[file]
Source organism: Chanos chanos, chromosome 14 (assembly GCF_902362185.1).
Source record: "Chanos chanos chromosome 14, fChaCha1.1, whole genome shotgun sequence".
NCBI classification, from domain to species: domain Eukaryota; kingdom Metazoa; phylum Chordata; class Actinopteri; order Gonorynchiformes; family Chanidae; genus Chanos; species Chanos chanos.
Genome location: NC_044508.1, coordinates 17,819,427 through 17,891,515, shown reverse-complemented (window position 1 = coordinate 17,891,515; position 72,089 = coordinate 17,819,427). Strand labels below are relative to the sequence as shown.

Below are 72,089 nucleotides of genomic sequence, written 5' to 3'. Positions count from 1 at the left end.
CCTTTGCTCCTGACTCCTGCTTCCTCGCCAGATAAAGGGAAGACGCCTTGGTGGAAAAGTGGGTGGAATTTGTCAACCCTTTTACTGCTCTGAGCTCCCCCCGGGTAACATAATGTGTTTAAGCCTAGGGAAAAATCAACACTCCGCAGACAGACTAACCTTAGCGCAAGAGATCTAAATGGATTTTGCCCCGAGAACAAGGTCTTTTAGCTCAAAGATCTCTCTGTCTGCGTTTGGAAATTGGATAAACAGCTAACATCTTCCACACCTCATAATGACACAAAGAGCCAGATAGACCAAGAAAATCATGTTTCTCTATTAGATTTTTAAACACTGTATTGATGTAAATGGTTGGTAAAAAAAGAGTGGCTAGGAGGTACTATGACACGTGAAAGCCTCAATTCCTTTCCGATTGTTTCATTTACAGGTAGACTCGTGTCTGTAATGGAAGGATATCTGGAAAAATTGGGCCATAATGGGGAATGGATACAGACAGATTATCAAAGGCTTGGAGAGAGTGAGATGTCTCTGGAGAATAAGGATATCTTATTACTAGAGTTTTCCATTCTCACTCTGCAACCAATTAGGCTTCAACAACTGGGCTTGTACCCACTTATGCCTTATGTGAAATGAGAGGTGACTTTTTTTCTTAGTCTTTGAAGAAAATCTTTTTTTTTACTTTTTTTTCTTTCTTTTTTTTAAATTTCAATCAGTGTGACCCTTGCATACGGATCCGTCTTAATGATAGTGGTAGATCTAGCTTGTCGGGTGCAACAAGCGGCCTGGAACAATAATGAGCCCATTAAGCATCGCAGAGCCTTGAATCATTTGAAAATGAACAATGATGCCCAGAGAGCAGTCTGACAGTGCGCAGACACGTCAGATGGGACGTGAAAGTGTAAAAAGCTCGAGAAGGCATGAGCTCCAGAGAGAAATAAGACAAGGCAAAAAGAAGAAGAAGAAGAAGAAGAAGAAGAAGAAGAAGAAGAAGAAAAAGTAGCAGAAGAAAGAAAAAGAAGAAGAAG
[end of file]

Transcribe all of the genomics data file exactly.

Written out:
Source organism: Chanos chanos, chromosome 14 (assembly GCF_902362185.1).
Source record: "Chanos chanos chromosome 14, fChaCha1.1, whole genome shotgun sequence".
NCBI classification, from domain to species: domain Eukaryota; kingdom Metazoa; phylum Chordata; class Actinopteri; order Gonorynchiformes; family Chanidae; genus Chanos; species Chanos chanos.
Genome location: NC_044508.1, coordinates 17,819,427 through 17,891,515, shown reverse-complemented (window position 1 = coordinate 17,891,515; position 72,089 = coordinate 17,819,427). Strand labels below are relative to the sequence as shown.

Below are 72,089 nucleotides of genomic sequence, written 5' to 3'. Positions count from 1 at the left end.
CCTTTGCTCCTGACTCCTGCTTCCTCGCCAGATAAAGGGAAGACGCCTTGGTGGAAAAGTGGGTGGAATTTGTCAACCCTTTTACTGCTCTGAGCTCCCCCCGGGTAACATAATGTGTTTAAGCCTAGGGAAAAATCAACACTCCGCAGACAGACTAACCTTAGCGCAAGAGATCTAAATGGATTTTGCCCCGAGAACAAGGTCTTTTAGCTCAAAGATCTCTCTGTCTGCGTTTGGAAATTGGATAAACAGCTAACATCTTCCACACCTCATAATGACACAAAGAGCCAGATAGACCAAGAAAATCATGTTTCTCTATTAGATTTTTAAACACTGTATTGATGTAAATGGTTGGTAAAAAAAGAGTGGCTAGGAGGTACTATGACACGTGAAAGCCTCAATTCCTTTCCGATTGTTTCATTTACAGGTAGACTCGTGTCTGTAATGGAAGGATATCTGGAAAAATTGGGCCATAATGGGGAATGGATACAGACAGATTATCAAAGGCTTGGAGAGAGTGAGATGTCTCTGGAGAATAAGGATATCTTATTACTAGAGTTTTCCATTCTCACTCTGCAACCAATTAGGCTTCAACAACTGGGCTTGTACCCACTTATGCCTTATGTGAAATGAGAGGTGACTTTTTTTCTTAGTCTTTGAAGAAAATCTTTTTTTTTACTTTTTTTTCTTTCTTTTTTTTAAATTTCAATCAGTGTGACCCTTGCATACGGATCCGTCTTAATGATAGTGGTAGATCTAGCTTGTCGGGTGCAACAAGCGGCCTGGAACAATAATGAGCCCATTAAGCATCGCAGAGCCTTGAATCATTTGAAAATGAACAATGATGCCCAGAGAGCAGTCTGACAGTGCGCAGACACGTCAGATGGGACGTGAAAGTGTAAAAAGCTCGAGAAGGCATGAGCTCCAGAGAGAAATAAGACAAGGCAAAAAGAAGAAGAAGAAGAAGAAGAAGAAGAAGAAGAAGAAGAAGAAAAAGTAGCAGAAGAAAGAAAAAGAAGAAGAAG